The process of escrow and obtaining your loan can take several months. It is vital during this time to present a solid-citizen picture to the lending institution from whom you are getting a large amount of money. Don’t ever underestimate what this means for the lender. If you imagine the Underwriter sitting in her cubicle on a case of dynamite, you will have a good idea about their suspicious nature and temperament.
For this reason, you do not want to be changing jobs in the middle of the process. The Underwriter requires proof that you have been in the same job for two years unless there is a logical pattern to your activities in which a change fits. For example, even though you were not a Welder for the past two years, if you came out of the Simpson’s Welding and Braising College a year ago, it makes sense. So plan on staying with your current employer until you close escrow. Underwriters very often will do a VOE (verification of employment) the day before funding the loan to make sure you are still employed.
Second, you will need funds to obtain the home. Funds for your down payment and for your closing costs. You will also need to show reserve funds in your checking, savings, IRAs or 401-Ks. That way if you are disabled or laid off, you will be able to survive for a few months. The bank wants to know that you can make your payments even if the worst should happen. Now these funds need to be yours. A deposit for $10,000 can’t just show up in your account for no particular reason.
If you are selling a vehicle to raise the funds, you will need to show proof of ownership, then a bill of sale. Should you be obtaining money from a friend or member of the family the lender will want to know if this is a loan. Because, if you are required to make payments, then they will have to count that in your debts to see if you still qualify. So have your benefactor write what is called a Gift Letter. This testifies that they do not expect you to pay the money back to them; that the funds are a gift.
Make all non-payroll related deposits to your accounts as virgins. In other words, do not take the check from Aunt Clorise and deposit it with your tax refund. Make one deposit at $10,000 and a separate one at $2,169, not one big one for $12,169. Don’t take cash back on the Aunt Clorise gift and show a deposit of $9,900. This makes it difficult for the Underwriter to correlate the Gift Letter and the deposit amount.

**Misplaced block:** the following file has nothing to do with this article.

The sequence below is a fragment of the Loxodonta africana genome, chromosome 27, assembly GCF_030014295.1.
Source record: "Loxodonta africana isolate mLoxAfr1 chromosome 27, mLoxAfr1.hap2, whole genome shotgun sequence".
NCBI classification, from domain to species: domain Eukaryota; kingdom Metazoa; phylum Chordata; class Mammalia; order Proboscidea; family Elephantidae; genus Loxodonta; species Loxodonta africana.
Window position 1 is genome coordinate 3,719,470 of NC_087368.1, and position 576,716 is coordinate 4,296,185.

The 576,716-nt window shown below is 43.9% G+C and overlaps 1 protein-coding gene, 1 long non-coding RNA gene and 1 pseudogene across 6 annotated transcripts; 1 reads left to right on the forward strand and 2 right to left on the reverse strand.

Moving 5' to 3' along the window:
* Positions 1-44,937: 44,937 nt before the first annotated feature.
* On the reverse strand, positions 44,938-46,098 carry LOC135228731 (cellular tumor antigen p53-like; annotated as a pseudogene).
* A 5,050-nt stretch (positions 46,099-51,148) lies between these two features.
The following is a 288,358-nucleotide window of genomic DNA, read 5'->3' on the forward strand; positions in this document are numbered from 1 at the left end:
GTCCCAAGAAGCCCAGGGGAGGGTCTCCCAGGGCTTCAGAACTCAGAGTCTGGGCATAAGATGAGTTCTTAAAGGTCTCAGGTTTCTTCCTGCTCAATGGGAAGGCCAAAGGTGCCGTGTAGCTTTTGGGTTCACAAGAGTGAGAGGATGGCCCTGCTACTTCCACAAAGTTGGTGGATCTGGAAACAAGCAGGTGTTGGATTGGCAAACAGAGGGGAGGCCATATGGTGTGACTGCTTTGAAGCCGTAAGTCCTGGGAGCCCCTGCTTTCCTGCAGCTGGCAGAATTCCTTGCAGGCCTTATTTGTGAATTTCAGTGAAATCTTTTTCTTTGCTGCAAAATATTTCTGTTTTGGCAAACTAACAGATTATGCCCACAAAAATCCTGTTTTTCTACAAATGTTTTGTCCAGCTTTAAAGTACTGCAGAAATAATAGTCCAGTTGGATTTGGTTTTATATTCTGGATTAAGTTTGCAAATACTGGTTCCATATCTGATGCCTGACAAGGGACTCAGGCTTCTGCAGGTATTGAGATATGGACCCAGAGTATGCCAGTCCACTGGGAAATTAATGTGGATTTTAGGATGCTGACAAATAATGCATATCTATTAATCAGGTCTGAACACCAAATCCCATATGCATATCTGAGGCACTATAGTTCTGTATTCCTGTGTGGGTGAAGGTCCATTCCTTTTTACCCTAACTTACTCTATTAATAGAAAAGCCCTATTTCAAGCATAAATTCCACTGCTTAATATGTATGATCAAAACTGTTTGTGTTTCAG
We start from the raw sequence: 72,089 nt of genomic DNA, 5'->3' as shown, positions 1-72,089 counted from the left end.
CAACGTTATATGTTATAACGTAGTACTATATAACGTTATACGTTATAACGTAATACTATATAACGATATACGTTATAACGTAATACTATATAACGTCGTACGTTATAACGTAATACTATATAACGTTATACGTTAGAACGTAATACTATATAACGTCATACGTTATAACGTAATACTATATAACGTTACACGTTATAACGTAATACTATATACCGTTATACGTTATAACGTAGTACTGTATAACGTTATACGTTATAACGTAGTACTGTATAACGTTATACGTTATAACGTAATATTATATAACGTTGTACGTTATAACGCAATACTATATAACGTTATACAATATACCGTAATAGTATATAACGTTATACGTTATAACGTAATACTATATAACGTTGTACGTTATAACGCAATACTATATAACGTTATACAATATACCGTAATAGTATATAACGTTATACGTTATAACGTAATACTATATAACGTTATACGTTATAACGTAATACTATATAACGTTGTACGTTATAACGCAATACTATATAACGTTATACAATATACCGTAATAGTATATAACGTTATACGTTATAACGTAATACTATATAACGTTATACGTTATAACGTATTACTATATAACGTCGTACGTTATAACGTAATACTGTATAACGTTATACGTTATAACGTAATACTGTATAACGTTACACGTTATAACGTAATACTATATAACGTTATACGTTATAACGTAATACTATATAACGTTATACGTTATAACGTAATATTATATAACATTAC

And, this seems silly; you can have everything done, approved, loan documents signed and ready to close. Then here comes your final bank statement and there are bounced checks on it. You may have gotten so crazy from all this chaos in your life that you forgot to make a deposit or failed to write in a debit card payment and booooommm NSFs all over your statement. Guess what, everything goes on hold until you can explain. So, don’t bounce any checks. Well, you shouldn’t bounce any checks anyway, but this is a particularly bad time to have that kind of thing showing up on your Bank Statement. The Underwriter is likely to say, “They can’t even afford to live on what they make now.” Be very careful during this time. Underwriters may also ask for the last Bank Statement just days before the close of escrow.
Here is a list of the things you will be tempted to buy before the close of escrow. DON’T. No matter how good the sale is. Furniture, appliances, trees, rugs, window treatments, upgrade flooring, paint, cabinets, landscaping materials, concrete work, etc. You need to keep your money handy. It would be silly to have paid $3,000 for a new patio when this causes your loan to fail. You now own a $3,000 patio and have no home to install it on. Credit cards are the biggest trap. Trust me, the Underwriter will know. Don’t put anything on your credit card until escrow closes.
Story - I had a client that had ratios of 28/39 and was fully approved for his loan. At the last minute the Underwriter pulled his scores again and they came in at 28/1512. I called to ask what happened. He owned a rental car company and had gotten a great deal on some new cars that he bought on credit. He lost the house.
Don’t’ change banks. Not even if they are giving away free toasters.
Don’t buy a car, take out a student loan, apply for new credit cards, open a charge account at a store, or even apply for a charge account at a store. Don’t even go into a store if you can help it. Keep focused on your goal of home ownership. You will have plenty of time for all the rest of that after you move in. Close escrow then go shopping.
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